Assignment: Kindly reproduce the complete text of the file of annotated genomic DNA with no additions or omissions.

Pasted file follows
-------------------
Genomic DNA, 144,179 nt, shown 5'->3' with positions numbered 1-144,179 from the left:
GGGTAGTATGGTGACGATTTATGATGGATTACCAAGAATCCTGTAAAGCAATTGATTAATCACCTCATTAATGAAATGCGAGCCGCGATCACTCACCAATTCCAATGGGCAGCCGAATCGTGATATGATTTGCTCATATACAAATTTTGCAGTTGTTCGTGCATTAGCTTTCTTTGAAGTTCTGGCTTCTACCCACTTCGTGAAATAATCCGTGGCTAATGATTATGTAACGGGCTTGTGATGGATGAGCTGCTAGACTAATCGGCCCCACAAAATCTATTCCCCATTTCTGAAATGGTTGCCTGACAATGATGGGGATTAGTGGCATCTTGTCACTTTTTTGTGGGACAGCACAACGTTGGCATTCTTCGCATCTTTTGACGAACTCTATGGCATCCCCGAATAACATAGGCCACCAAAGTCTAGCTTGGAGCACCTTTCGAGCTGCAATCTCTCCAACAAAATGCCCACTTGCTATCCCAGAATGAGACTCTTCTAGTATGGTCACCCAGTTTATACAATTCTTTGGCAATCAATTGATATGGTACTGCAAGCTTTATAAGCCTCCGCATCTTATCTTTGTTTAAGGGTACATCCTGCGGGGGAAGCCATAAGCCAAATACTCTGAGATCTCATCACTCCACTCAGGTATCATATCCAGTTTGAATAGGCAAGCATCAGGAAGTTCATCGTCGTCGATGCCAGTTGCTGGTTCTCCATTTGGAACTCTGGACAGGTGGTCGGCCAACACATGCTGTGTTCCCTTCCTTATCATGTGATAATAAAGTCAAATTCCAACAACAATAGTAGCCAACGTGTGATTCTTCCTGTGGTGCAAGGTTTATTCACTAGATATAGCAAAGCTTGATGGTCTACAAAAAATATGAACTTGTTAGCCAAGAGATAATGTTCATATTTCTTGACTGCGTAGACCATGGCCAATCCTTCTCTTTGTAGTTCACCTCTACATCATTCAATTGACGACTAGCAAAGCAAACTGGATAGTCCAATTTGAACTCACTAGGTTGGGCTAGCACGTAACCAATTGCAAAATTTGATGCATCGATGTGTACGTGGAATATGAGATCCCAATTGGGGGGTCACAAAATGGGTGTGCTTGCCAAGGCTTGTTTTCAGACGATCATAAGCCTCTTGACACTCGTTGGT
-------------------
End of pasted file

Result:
Genomic DNA, 144,179 nt, shown 5'->3' with positions numbered 1-144,179 from the left:
GGGTAGTATGGTGACGATTTATGATGGATTACCAAGAATCCTGTAAAGCAATTGATTAATCACCTCATTAATGAAATGCGAGCCGCGATCACTCACCAATTCCAATGGGCAGCCGAATCGTGATATGATTTGCTCATATACAAATTTTGCAGTTGTTCGTGCATTAGCTTTCTTTGAAGTTCTGGCTTCTACCCACTTCGTGAAATAATCCGTGGCTAATGATTATGTAACGGGCTTGTGATGGATGAGCTGCTAGACTAATCGGCCCCACAAAATCTATTCCCCATTTCTGAAATGGTTGCCTGACAATGATGGGGATTAGTGGCATCTTGTCACTTTTTTGTGGGACAGCACAACGTTGGCATTCTTCGCATCTTTTGACGAACTCTATGGCATCCCCGAATAACATAGGCCACCAAAGTCTAGCTTGGAGCACCTTTCGAGCTGCAATCTCTCCAACAAAATGCCCACTTGCTATCCCAGAATGAGACTCTTCTAGTATGGTCACCCAGTTTATACAATTCTTTGGCAATCAATTGATATGGTACTGCAAGCTTTATAAGCCTCCGCATCTTATCTTTGTTTAAGGGTACATCCTGCGGGGGAAGCCATAAGCCAAATACTCTGAGATCTCATCACTCCACTCAGGTATCATATCCAGTTTGAATAGGCAAGCATCAGGAAGTTCATCGTCGTCGATGCCAGTTGCTGGTTCTCCATTTGGAACTCTGGACAGGTGGTCGGCCAACACATGCTGTGTTCCCTTCCTTATCATGTGATAATAAAGTCAAATTCCAACAACAATAGTAGCCAACGTGTGATTCTTCCTGTGGTGCAAGGTTTATTCACTAGATATAGCAAAGCTTGATGGTCTACAAAAAATATGAACTTGTTAGCCAAGAGATAATGTTCATATTTCTTGACTGCGTAGACCATGGCCAATCCTTCTCTTTGTAGTTCACCTCTACATCATTCAATTGACGACTAGCAAAGCAAACTGGATAGTCCAATTTGAACTCACTAGGTTGGGCTAGCACGTAACCAATTGCAAAATTTGATGCATCGATGTGTACGTGGAATATGAGATCCCAATTGGGGGGTCACAAAATGGGTGTGCTTGCCAAGGCTTGTTTTCAGACGATCATAAGCCTCTTGACACTCGTTGGT